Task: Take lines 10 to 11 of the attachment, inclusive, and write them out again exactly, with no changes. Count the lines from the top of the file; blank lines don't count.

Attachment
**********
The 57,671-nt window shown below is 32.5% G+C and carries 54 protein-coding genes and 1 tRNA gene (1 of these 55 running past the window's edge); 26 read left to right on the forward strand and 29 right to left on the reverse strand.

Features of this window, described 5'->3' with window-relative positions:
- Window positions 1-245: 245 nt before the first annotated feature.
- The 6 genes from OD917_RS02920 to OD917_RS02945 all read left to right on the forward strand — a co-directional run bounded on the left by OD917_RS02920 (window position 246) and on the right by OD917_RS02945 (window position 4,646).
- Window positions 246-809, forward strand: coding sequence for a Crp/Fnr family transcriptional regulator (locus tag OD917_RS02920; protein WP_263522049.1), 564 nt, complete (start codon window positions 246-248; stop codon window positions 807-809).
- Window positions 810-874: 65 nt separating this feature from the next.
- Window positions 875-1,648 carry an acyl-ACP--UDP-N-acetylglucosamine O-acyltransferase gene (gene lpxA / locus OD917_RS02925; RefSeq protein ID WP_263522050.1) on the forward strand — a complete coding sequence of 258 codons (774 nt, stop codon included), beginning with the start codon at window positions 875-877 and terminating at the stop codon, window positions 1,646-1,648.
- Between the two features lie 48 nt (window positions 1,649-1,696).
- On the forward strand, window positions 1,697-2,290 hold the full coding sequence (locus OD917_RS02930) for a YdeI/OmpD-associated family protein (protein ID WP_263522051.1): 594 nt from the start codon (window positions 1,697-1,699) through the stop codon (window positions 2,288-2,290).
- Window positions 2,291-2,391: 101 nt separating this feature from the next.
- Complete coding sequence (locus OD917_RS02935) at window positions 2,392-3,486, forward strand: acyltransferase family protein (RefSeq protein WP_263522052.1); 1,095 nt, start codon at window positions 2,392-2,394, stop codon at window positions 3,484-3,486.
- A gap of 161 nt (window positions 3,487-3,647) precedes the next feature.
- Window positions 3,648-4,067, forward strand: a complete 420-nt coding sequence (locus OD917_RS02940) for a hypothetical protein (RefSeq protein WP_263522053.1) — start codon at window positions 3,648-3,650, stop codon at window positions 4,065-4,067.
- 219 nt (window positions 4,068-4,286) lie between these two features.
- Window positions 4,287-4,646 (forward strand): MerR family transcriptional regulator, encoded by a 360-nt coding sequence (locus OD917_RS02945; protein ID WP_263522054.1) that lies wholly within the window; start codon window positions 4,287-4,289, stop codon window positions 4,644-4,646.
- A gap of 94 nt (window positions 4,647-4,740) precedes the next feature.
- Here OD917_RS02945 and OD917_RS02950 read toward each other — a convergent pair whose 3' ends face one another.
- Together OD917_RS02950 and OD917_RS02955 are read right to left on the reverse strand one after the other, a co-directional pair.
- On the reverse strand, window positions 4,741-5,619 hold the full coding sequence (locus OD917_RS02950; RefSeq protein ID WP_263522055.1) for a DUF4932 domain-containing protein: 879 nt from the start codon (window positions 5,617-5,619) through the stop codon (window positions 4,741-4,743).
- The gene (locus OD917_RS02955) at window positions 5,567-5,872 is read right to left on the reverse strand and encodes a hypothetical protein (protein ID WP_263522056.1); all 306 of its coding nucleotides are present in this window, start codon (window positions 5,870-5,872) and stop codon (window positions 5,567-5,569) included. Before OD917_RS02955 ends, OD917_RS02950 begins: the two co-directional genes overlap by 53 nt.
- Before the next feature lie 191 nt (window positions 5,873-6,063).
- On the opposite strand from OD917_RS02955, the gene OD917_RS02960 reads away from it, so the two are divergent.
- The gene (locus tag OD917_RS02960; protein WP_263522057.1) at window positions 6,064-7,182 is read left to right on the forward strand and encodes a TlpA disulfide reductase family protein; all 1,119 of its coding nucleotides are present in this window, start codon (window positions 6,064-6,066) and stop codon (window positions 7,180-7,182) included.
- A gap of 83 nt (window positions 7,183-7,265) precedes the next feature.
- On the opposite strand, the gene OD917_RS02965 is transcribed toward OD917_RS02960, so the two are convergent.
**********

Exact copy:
- Window positions 2,291-2,391: 101 nt separating this feature from the next.
- Complete coding sequence (locus OD917_RS02935) at window positions 2,392-3,486, forward strand: acyltransferase family protein (RefSeq protein WP_263522052.1); 1,095 nt, start codon at window positions 2,392-2,394, stop codon at window positions 3,484-3,486.